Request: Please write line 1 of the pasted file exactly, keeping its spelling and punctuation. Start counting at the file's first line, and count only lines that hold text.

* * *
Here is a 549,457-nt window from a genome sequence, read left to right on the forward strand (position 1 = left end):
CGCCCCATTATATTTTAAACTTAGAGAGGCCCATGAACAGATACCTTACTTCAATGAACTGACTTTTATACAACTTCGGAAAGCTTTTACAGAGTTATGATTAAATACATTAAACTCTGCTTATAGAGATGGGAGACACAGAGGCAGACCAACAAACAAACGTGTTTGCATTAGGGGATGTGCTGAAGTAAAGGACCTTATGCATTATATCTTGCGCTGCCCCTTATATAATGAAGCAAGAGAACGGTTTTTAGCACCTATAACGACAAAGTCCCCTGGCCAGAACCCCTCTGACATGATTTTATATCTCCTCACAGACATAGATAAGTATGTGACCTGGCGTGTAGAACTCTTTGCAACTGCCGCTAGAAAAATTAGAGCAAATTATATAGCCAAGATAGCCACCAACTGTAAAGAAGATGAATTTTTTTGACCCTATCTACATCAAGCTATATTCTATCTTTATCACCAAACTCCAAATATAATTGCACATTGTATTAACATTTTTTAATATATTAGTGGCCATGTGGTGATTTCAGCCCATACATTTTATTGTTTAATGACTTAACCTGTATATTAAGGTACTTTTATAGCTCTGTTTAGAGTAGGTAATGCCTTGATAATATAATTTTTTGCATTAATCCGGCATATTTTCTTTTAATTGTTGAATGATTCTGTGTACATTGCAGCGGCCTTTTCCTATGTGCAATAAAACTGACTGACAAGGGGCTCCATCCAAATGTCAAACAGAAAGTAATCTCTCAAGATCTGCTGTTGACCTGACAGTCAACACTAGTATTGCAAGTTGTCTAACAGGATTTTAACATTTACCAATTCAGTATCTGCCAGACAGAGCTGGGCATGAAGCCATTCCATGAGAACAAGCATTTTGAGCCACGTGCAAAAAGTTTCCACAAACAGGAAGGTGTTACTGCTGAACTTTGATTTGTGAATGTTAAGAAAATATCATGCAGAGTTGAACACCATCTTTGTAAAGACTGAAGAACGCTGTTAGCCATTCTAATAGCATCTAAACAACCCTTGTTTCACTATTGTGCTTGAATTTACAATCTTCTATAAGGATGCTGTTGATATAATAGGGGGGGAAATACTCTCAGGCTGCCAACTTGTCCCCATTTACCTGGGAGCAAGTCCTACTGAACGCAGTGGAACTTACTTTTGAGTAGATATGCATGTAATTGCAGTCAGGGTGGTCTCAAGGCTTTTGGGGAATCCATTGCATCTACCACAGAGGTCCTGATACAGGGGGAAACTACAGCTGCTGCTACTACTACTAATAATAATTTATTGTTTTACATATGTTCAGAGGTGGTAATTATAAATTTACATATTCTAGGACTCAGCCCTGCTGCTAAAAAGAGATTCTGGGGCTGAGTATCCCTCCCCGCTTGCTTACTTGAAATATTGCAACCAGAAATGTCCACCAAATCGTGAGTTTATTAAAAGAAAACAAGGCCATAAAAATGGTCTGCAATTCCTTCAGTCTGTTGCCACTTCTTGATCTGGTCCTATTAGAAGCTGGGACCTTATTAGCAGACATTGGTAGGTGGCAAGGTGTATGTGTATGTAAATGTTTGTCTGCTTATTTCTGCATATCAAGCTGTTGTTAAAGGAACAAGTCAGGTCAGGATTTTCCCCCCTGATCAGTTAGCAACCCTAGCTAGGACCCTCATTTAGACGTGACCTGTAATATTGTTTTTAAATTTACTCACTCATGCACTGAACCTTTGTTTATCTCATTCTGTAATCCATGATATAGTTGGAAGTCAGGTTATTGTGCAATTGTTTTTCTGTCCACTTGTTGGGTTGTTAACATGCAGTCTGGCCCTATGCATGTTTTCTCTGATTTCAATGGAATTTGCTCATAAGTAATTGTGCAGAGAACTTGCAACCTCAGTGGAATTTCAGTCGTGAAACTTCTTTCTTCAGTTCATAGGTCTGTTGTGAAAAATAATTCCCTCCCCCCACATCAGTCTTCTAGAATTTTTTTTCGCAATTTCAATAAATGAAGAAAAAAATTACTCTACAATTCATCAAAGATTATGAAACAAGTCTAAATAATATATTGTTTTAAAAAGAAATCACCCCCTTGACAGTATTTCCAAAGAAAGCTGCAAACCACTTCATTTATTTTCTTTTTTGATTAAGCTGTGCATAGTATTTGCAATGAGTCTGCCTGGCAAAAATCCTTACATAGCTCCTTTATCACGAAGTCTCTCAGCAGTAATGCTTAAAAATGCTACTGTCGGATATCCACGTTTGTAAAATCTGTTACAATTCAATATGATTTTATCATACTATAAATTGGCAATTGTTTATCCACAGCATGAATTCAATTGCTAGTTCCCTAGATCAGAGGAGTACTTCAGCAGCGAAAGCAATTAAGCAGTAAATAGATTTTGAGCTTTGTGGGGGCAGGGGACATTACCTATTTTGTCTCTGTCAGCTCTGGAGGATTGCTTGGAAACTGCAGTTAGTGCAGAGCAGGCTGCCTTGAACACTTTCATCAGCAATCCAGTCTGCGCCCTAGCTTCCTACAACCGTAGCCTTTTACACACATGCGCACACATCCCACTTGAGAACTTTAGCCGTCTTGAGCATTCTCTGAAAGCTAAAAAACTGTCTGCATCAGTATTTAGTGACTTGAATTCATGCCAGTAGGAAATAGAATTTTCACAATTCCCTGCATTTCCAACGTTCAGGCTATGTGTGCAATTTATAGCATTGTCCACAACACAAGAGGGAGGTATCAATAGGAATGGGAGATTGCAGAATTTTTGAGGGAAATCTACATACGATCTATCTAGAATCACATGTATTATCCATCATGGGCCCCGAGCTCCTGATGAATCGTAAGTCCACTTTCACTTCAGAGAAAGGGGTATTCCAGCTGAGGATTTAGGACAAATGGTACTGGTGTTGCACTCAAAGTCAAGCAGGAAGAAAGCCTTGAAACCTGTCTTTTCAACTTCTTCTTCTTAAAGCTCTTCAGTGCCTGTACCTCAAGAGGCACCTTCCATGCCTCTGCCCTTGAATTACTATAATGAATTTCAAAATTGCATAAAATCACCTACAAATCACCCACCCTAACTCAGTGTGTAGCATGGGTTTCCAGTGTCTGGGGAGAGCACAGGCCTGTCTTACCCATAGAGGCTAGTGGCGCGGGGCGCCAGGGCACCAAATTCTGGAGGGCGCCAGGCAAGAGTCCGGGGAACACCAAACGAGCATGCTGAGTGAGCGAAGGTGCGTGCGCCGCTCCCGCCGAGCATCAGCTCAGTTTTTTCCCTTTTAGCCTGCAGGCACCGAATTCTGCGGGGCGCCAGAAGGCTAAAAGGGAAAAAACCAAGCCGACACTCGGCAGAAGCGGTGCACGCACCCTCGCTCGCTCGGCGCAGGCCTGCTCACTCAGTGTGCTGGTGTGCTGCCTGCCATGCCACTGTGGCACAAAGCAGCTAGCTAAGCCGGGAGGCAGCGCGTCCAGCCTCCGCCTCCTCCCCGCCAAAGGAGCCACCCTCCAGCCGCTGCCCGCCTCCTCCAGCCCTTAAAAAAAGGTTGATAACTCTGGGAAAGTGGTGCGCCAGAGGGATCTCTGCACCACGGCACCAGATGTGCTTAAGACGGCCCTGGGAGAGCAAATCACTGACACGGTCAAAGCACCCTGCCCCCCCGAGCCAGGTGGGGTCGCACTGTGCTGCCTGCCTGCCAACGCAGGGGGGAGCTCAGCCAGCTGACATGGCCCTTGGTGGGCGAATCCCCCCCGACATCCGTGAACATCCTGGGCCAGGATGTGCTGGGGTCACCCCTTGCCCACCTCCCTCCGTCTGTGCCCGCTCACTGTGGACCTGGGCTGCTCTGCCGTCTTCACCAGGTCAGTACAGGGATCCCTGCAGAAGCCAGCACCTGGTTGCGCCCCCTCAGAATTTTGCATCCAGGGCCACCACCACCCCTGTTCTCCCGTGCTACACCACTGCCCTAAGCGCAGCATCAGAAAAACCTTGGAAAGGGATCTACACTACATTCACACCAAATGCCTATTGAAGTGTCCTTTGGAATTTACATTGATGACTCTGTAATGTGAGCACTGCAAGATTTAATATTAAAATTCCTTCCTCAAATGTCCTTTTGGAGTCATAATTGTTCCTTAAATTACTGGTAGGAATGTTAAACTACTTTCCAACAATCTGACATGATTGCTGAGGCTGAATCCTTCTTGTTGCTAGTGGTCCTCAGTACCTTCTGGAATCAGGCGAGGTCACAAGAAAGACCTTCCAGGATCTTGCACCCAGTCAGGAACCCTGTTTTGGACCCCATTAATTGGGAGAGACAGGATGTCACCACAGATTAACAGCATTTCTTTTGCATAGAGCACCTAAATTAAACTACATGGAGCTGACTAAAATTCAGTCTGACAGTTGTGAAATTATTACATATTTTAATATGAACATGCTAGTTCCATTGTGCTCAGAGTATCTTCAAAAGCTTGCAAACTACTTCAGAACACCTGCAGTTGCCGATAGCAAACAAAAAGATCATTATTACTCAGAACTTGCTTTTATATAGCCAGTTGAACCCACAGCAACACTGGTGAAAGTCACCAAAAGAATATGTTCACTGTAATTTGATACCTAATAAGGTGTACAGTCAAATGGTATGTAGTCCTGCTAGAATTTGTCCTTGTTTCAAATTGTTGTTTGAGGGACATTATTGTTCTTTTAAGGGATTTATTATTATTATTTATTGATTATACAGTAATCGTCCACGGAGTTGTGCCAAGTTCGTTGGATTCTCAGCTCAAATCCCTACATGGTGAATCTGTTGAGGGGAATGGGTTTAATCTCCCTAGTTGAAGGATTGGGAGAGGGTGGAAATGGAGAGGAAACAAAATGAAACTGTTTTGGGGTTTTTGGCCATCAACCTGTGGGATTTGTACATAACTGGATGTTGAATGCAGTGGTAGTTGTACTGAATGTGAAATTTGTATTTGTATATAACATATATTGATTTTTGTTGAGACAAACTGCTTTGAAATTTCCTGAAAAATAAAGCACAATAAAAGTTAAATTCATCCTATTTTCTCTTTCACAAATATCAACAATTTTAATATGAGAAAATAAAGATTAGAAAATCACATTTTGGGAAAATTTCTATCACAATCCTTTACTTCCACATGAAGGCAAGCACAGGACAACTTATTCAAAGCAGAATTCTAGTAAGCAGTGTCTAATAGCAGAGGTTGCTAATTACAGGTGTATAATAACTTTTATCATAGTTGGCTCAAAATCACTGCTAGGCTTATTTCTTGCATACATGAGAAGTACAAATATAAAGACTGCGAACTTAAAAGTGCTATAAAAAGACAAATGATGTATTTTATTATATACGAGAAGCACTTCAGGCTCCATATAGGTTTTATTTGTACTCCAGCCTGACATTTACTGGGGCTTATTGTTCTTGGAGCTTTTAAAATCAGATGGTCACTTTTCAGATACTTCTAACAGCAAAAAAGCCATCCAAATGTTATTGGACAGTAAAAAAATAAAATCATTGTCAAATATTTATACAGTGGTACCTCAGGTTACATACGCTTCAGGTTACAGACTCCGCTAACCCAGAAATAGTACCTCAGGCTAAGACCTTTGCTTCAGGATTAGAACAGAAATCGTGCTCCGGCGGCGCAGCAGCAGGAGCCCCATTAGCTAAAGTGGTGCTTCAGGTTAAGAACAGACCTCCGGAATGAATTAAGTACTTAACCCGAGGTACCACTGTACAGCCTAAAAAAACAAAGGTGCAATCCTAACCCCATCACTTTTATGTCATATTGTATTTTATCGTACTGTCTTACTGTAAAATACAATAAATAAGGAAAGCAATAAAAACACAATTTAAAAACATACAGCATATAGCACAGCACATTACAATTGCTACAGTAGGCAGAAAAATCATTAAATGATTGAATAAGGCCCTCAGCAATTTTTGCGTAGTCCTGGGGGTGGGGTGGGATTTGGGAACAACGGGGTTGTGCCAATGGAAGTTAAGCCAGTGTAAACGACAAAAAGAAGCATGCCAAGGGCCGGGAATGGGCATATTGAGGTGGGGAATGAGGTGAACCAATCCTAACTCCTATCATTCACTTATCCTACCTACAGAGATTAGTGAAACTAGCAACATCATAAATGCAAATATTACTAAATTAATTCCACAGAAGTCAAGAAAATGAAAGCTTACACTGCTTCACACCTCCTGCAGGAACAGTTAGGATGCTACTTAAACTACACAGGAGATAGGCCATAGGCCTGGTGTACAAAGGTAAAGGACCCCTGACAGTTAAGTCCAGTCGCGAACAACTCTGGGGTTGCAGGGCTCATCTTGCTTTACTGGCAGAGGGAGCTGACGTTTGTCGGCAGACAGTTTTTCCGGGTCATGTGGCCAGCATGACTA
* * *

Here is a 549,457-nt window from a genome sequence, read left to right on the forward strand (position 1 = left end):